Anti-Racism in Practice

Time to convert words into action and explore what being anti-racist means in practice

Racism is a matter of life and death for people of colour.

If it was not obvious before, it became hard to ignore during lockdown with the combination of COVID-19 and Black Lives Matter. Learning within museums, heritage and cultural settings provides an important platform for anti-racism in practice. This course is suited for learning professionals who are in a position to make change and influence equitable and positive action.

So, what can the heritage sector do about racism? Go further than being defensive and convert passive words into action.

This course is now fully booked. If you would like to register your interest for a second course, please email the GEM Office at

This course will provide you with the opportunity to:

  • Learn what embedding social justice looks like in practice from speakers inside and outside of the museums, heritage and galleries sector.
  • Reflect on the societal structures, institutional policies and work cultures, as well as the content your programmes deliver which may mean that there is a degree of complicity in upholding racial inequalities.
  • Be vulnerable and talk with others on what their organisations are doing to be equitable.
  • Most importantly, create and action solutions.

What are the course requirements?

  • An acknowledgement that for POCs, talking about race is emotional labour.
  • Participants should be thinking of ways to change their practice and/or organisation.
  • Before booking, participants are strongly encouraged to read Reni Eddo-Lodge’s book “Why I’m No Longer Talking to White People About Race.”
  • Participants should ideally be in a management role or in a position to make decisions; have some control over budgets, and/or be in a position where they can influence upwards.
  • An understanding that for anti-racism to be a key feature in twenty-first century museum learning, participants need to take others on the journey.

Who runs the course?

Aksana Khan is an Arts Youth Engagement Consultant who has worked in and around heritage for 8 years. She works between learning and marketing teams to advocate for young people of colour, especially those from working-class backgrounds. The course will also feature speakers from various backgrounds and organisations.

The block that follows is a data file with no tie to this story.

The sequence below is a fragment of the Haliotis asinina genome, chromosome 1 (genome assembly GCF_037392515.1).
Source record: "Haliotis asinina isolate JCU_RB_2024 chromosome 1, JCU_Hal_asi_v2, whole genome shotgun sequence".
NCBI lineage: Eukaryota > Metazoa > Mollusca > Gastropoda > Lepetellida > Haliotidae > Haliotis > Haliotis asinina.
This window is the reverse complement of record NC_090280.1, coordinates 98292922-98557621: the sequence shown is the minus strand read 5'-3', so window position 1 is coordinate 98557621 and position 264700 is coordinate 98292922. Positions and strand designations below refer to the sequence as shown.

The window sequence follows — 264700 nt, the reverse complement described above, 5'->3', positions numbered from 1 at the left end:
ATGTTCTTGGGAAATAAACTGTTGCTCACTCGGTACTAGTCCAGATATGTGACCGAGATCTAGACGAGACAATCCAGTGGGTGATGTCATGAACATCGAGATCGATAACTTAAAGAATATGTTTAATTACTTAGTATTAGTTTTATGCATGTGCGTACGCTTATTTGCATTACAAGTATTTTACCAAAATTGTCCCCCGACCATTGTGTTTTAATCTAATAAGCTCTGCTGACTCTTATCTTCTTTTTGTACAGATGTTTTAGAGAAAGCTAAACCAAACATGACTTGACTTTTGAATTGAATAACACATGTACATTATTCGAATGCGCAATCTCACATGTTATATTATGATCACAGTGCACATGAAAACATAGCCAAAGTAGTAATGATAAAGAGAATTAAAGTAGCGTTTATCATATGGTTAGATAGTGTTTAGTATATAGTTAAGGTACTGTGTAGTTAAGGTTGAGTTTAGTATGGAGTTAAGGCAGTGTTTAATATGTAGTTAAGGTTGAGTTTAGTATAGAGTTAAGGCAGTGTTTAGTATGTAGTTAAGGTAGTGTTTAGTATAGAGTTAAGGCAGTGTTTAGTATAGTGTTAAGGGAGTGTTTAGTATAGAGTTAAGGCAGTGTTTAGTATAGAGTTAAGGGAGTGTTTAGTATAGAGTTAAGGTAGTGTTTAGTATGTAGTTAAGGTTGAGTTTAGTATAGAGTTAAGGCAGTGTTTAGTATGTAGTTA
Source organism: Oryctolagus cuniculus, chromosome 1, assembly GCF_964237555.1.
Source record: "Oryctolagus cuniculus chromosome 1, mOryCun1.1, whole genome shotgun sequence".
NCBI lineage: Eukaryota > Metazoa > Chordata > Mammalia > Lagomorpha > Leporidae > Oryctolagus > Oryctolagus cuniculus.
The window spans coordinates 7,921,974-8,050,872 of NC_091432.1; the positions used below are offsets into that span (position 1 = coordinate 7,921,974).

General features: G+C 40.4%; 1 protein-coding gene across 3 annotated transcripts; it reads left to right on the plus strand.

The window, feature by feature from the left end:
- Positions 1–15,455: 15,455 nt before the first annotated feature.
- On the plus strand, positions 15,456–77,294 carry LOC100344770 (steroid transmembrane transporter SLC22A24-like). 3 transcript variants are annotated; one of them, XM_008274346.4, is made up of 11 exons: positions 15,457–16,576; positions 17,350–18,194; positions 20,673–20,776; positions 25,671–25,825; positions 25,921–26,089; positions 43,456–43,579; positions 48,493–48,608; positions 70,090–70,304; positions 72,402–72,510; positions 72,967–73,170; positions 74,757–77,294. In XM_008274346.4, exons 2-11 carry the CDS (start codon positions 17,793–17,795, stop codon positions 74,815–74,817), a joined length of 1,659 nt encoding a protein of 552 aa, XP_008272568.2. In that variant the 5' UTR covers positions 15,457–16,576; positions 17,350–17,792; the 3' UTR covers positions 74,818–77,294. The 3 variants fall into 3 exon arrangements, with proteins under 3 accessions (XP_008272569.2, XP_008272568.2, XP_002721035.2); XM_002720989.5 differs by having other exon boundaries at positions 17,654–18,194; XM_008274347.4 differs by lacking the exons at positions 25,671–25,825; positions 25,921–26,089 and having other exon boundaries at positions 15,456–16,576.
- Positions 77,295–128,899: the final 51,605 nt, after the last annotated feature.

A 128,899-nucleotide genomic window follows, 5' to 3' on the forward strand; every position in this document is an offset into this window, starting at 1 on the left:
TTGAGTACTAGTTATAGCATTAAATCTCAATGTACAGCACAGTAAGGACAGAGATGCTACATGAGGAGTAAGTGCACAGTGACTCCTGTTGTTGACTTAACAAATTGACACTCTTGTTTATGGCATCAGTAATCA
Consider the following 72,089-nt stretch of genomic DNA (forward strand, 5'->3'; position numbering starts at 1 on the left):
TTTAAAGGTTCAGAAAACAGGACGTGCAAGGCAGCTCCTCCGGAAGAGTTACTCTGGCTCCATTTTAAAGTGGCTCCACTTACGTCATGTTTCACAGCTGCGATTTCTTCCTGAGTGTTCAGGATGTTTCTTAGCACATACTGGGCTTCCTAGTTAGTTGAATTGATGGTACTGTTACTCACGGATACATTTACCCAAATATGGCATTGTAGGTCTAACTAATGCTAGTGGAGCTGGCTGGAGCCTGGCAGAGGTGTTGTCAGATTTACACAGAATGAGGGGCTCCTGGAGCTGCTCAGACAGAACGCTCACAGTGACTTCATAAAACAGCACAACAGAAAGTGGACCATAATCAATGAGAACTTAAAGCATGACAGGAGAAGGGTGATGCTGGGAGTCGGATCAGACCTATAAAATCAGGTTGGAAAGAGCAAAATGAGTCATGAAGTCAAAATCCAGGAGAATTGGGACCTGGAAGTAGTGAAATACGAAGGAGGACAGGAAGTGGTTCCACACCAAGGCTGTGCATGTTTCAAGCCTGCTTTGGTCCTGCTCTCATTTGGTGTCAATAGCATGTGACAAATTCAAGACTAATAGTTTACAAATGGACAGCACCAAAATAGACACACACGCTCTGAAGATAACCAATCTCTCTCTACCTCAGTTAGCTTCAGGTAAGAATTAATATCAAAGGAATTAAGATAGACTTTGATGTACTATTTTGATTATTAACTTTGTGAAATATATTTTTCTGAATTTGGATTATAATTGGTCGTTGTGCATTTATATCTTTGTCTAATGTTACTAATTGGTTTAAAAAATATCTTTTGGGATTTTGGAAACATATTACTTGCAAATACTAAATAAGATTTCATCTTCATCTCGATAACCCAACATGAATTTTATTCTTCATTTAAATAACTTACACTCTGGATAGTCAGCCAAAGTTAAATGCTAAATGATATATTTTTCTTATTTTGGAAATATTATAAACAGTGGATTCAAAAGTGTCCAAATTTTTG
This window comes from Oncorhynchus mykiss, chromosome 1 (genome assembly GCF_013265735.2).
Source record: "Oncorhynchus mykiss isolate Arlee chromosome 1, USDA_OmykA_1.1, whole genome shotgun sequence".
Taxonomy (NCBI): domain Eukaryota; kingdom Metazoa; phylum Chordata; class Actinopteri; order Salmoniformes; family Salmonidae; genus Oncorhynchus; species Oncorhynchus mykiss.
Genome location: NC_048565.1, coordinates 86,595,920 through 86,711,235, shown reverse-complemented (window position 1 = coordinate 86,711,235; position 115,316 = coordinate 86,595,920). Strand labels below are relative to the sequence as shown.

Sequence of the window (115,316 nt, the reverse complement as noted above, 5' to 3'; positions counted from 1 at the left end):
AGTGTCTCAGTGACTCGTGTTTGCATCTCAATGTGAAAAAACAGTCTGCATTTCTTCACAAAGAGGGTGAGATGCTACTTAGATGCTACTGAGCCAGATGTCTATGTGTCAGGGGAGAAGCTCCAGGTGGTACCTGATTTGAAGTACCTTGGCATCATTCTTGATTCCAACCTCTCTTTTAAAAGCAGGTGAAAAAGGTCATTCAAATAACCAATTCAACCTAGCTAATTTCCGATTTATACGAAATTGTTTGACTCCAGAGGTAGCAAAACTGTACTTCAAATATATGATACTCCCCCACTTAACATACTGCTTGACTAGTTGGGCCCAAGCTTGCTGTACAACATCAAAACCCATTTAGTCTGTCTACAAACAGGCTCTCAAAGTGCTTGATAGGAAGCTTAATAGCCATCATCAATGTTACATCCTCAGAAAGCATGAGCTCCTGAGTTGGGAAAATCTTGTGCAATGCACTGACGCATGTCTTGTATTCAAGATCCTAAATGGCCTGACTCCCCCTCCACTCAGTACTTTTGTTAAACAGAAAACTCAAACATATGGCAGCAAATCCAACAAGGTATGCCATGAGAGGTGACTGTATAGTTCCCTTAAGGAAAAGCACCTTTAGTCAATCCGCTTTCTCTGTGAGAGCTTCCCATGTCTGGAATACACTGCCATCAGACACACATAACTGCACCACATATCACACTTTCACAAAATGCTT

Featured Speakers

  • Barinur Rashid, Secondary and Post-16 Learning Coordinator (Sciences) at Manchester Museum
  • Celine Elliot, Engagement Lead for Cornwall Museums Partnership
  • Carole Wright, Project Manager, Community Gardener, Beekeeper and proud South Londoner from Brixton
  • Dr. Corinne Fowler, Director of Centre for New Writing and Associate Professor in Postcolonial Literature at University of Leicester
  • Additional speakers TBA

When and where is it?

This virtual course will take place over 6 weeks and will be run on Zoom in the afternoon. There will be a combination of presentations, tasks to do in and between sessions, and an interactive group where you can keep in contact and network with course participants.

  • Wednesday, 14 October 2020 (13:00-15:00 GMT)
  • Wednesday, 21 October 2020 (14:00-16:00 GMT)
  • Wednesday, 28 October 2020 (13:00-15:00 GMT)
  • Wednesday, 4 November 2020 (13:00-15:00 GMT)
  • Wednesday, 11 November 2020 (13:00-15:00 GMT)
  • Wednesday, 18 November 2020 (13:00-15:00 GMT)

To safeguard the POC speakers on the course, some sessions may not be fully or partially recorded.

Course fee?

£145 for GEM and Engage members and £190 for non-members.

How to apply?

This course is now fully booked. If you would like to register your interest for a second course, please email the GEM Office at

More questions? Get in touch with us!

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